Instructional Designers and Technologists: Salary, Job Description, How To Become One, and Quiz

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Job description

Instructional Designers and Technologists develop instructional materials and products and assist in the technology-based redesign of courses. Assist faculty in learning about, becoming proficient in, and applying instructional technology.

  • Present and make recommendations regarding course design, technology, and instruction delivery options.
  • Define instructional, learning, or performance objectives.
  • Develop instructional materials and products for technology-based redesign of courses.
  • Design learning products, including Web-based aids or electronic performance support systems.
Read more about what does an Instructional Designer and Technologist really do at work and what is it like being and working as one.

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Average salary
$67490 per year

Average hourly wage
$32 per hour

Instructional Designers with little to no experience tend to make between $36360 and $49280 while the more experienced ones can earn over $82860 per year.

Top 5 paying states Hourly Annual
DC $45 $93,400
CT $44 $92,330
CA $39 $80,860
OR $38 $78,200
MA $37 $76,270

One of the easiest ways to increase your salary as an Instructional Designer and Technologist is to move to a higher paying state like DC. Right now, the highest paying states for Instructional Designers are DC, CT, CA, OR and MA.

However, a higher pay at DC doesn’t guarantee that you will make more because the living expenses at DC might be twice as high than where you are currently at now.

Three other factors that can increase your salary as an Instructional Designer and Technologist is the degree you hold, the industry you work in, and lastly the company you work for.


Recommended degree level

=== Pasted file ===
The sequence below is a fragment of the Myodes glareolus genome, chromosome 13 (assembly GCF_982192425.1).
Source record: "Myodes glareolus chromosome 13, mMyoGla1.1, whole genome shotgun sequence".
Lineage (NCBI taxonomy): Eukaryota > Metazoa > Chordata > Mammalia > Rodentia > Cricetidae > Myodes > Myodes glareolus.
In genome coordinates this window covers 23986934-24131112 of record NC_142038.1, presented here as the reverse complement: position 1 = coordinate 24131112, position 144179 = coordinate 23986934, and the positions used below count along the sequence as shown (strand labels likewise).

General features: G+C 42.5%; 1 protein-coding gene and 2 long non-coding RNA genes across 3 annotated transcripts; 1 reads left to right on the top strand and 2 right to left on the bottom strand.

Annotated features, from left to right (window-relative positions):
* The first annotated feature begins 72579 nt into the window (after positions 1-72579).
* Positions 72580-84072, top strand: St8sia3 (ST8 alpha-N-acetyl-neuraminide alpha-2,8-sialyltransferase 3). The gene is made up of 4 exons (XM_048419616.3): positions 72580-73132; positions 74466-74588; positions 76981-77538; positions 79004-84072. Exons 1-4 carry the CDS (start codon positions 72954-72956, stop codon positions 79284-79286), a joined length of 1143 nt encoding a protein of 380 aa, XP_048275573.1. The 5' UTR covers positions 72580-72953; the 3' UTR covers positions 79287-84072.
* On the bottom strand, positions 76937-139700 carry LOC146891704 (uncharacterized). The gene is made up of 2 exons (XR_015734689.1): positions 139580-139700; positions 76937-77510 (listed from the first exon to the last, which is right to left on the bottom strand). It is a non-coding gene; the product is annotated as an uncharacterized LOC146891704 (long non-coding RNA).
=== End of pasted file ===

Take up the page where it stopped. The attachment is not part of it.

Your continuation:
Master’s degree

We asked other Instructional Designers what degree they had when they got the job and most of them said they had a Master’s Degree followed by a Bachelor’s Degree.

Other than that, we also asked them what did they major in and here are the most popular majors that came up.

Curriculum and Instruction
Educational/Instructional Technology
Read more about how to become an Instructional Designer and Technologist and the degree, training and education you need.

Pros and Cons

Here are some of the pros and cons of being an Instructional Designer and Technologist.

Suitable for people who likes to start and carry out projects
Suitable for people who values achievements and are results-oriented
This career is perfect for people who love to work indoors.
Very good salary
Not suitable for people who likes practical and hands-on work
It is very hard to get into this career. Extensive skill, knowledge, and experience is required for this career.
Long working hours (More than 40 hours per week)

What is the job like

Job satisfaction

Is this job meaningful

73% of Instructional Designers said they were satisfied with their job and 73% said they feel like their job is making other people’s lives better.

Is this right for me

Best personality for this career
The Entrepreneurs and The Helpers

You can read more about these career personality types here.

People who are suitable for this job tends to like starting up and carrying out projects. They like leading people and making many decisions. Sometimes they require risk taking and often deal with business..

They also like working with, communicating with, and teaching people. They like helping or providing service to others.

Learn more about Instructional Designers

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Certified Performance Technologist, Chief Technology Officer, Director, Educational Research and Product Strategy, Educational Technologist, Human Performance Technologist, Instructional Design Specialist, Instructional Design Technologist, Instructional Designer, Instructional Systems Designer, Instructional Technologist

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